Understanding the importance of black female representativeness in decision-making spaces is fundamental for understanding the historical and social context that involves the female black struggle and what challenges are encountered for the legitimation of rights with gender and race.

In contemporary times, Djamila Ribeiro (2017) has emphasized the concept of place of speech, as being fundamental to break with the various axes of subordination imposed on black women. For the author, through the awareness of her place of speech, black women legitimize the occupation of power spaces, aiming at an intercultural exchange in the construction of new knowledge, which meet their specificities and experiences, rectifying their rights.

Moreira and Candau (2013) address the need for recognition of intercultural dialogue, to the extent that differences can be seen as opportunities for building a common project of society that meets different sociocultural identities.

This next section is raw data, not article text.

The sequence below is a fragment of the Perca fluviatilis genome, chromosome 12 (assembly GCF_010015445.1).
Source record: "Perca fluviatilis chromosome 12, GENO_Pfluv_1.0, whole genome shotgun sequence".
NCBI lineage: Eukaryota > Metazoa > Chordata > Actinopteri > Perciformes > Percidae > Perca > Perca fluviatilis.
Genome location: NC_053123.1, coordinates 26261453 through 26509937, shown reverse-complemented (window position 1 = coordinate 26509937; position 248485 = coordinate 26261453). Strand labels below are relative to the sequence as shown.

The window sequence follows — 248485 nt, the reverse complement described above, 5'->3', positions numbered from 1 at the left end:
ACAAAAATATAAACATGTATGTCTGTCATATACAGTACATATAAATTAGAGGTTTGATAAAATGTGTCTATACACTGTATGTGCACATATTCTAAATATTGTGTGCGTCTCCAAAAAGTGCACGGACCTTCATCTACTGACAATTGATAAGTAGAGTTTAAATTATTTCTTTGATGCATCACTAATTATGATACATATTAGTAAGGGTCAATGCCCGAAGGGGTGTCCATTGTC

Thus, the struggle of black women to occupy spaces of power and assume their particularities, from their place of speech, represented a great advance in the conquest of black feminist rights, such as the creation of the councils of the female condition, specialized police stations to care for women, regularization of domestic work, reproductive rights, in addition to the creation and financing of several projects aimed at the formation and care of black women.

Corroborating, Nilma Lino Gomes (2017) elucidates that the black body gains another look when it becomes considered a support to reinforce its identity. Body language valued as a symbol of beauty and representation contributes to the emancipation of black women and the search for their place of belonging.